A session fixation is an attack in which one person fixates another person's session identifier (SID).
The attack starts with the attacker visiting the website and establishing a valid session, when the application delivers a cookie containing the Session ID, the attacker has fixed, or locked in, a known good session. The attacker will then trick the victim into using this Session ID. At this point the attacker and victim share the same Session ID. Now anytime the information stored in this fixated session is used to either make decisions for the victim or display information only the victim should see, can be potentially used and viewed by the attacker! You can read more here.
The only workaround on this would be for ASP.NET to issue a NEW session ID after any successful authentication, That way once the victim logs in, the attacker will have no access to the session. Another point to remember: NEVER deliver session until the user logs in.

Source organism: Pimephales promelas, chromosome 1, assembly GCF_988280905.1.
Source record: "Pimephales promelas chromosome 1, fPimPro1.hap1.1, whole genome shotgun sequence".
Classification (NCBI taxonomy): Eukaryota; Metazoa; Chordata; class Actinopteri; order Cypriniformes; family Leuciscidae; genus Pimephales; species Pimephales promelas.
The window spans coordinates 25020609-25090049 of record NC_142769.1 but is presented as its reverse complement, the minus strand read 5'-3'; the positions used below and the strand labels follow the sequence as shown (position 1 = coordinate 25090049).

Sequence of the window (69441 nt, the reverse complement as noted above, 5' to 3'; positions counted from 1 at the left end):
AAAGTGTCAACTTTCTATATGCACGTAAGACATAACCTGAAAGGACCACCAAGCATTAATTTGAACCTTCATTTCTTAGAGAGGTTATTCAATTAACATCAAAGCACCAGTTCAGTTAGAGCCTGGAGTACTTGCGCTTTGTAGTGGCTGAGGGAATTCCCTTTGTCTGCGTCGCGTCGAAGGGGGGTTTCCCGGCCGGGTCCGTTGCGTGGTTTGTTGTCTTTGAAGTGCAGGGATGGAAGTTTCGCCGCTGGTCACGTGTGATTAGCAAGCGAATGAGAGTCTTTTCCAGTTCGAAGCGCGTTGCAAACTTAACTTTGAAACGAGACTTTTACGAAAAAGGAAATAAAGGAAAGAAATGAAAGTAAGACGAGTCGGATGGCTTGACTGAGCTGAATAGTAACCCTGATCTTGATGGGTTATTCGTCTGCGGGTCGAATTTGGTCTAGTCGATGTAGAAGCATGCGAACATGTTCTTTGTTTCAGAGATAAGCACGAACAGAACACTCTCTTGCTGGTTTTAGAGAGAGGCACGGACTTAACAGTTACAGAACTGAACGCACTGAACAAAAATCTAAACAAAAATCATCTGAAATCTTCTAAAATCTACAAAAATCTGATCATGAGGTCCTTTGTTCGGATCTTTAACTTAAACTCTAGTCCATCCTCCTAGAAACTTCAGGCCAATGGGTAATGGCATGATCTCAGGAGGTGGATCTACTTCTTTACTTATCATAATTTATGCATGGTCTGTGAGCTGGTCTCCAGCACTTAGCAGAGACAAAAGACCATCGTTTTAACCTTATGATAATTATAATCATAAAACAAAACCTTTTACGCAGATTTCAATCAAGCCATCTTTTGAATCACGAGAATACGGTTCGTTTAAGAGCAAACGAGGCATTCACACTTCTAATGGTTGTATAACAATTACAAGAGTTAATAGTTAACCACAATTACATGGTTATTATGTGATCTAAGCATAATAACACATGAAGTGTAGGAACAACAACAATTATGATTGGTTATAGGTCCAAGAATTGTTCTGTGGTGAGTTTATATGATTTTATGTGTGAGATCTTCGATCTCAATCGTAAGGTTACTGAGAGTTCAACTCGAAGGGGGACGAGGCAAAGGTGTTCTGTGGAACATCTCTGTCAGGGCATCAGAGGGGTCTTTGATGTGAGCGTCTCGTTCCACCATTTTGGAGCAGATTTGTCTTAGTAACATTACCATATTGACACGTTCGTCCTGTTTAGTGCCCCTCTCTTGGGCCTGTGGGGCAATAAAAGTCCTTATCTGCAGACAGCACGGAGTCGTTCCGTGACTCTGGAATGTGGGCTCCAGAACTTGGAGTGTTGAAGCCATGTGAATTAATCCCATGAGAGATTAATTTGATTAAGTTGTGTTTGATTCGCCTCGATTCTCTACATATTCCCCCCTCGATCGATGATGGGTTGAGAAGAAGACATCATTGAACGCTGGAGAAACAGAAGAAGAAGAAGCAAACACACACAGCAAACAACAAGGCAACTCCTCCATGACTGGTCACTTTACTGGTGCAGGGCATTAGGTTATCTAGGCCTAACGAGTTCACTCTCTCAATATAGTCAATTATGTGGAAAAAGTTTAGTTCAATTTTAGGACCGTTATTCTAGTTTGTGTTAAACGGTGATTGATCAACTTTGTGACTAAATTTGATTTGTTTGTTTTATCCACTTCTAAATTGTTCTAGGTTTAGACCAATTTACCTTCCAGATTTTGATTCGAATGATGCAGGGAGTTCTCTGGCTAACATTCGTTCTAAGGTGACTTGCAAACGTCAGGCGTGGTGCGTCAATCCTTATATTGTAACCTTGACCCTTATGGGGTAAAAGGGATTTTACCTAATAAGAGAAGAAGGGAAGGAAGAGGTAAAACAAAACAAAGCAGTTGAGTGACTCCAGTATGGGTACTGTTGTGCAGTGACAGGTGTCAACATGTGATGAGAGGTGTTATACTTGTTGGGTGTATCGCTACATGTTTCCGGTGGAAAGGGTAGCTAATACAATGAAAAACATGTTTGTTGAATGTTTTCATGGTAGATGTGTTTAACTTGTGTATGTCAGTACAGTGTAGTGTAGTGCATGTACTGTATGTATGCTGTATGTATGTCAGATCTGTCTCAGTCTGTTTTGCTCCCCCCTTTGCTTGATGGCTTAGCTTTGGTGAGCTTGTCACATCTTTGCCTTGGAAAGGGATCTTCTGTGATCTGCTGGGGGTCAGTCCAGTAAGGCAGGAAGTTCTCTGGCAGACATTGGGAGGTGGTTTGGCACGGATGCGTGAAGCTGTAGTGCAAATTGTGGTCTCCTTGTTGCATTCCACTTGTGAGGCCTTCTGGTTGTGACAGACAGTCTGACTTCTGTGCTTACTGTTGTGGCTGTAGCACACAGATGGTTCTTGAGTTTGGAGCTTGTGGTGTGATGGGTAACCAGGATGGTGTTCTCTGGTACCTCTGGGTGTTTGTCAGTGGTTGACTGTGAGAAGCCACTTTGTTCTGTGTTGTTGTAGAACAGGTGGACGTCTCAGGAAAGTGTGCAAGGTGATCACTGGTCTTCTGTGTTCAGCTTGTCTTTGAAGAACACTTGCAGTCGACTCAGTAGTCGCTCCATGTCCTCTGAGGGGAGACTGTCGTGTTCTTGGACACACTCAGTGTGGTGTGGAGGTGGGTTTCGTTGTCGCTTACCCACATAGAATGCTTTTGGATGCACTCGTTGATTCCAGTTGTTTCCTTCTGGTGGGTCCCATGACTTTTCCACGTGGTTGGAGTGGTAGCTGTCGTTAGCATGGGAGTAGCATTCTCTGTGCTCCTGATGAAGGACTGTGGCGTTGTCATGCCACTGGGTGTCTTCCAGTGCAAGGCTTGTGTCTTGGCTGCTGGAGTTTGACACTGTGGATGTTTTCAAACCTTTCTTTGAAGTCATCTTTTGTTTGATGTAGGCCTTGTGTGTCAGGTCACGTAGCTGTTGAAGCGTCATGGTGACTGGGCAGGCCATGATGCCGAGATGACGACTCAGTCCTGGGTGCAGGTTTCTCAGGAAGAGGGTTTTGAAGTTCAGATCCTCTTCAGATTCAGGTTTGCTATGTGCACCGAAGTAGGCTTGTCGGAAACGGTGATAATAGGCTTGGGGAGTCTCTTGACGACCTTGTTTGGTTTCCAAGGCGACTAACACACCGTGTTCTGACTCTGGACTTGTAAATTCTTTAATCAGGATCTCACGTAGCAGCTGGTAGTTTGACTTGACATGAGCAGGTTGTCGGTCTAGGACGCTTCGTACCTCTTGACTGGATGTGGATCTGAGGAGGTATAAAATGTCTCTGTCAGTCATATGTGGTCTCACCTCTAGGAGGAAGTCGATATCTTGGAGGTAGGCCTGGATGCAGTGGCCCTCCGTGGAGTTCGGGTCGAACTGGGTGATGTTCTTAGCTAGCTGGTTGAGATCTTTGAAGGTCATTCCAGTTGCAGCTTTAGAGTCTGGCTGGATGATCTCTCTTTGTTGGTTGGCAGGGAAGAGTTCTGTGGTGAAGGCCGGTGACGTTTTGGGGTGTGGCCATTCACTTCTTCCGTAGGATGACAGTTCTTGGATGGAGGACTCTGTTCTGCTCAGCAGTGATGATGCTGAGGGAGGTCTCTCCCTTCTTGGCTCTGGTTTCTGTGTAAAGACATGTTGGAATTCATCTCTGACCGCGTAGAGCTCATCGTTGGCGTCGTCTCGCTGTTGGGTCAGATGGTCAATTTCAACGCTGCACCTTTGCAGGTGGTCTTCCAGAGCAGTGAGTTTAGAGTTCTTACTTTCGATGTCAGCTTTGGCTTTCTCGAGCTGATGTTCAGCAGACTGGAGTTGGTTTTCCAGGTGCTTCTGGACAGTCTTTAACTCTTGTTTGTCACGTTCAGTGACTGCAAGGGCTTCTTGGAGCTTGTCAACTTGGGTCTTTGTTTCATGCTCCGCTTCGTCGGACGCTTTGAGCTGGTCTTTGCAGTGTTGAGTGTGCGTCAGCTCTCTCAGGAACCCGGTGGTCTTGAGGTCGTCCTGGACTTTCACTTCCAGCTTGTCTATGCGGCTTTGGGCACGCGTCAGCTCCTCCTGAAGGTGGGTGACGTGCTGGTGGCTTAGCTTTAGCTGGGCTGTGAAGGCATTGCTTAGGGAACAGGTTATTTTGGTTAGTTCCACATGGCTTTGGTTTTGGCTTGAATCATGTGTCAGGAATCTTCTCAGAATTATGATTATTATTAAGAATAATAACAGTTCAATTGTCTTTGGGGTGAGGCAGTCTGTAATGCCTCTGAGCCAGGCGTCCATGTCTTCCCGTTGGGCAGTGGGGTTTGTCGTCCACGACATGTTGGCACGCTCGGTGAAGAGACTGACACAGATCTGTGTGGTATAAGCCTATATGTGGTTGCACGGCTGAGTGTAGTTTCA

Remember, in ASP.net
Session.Abandon() is not sufficient for this task, it does not remove the session ID cookie from the user's browser, so any new request to the same application, after the session is abandoned, will use the same session ID and a new Session State instance! As Microsoft states here. You need to abandon the session and clear session ID cookie:
Response.Cookies.Add(new HttpCookie("ASP.NET_SessionId", ""));
It's also a good practice to change the Form Authentication cookie name, in your
<forms name=".CookieName" loginUrl="LoginPage.aspx" />
Here's a good article on Session Attacks and ASP.NET and how to resolve it.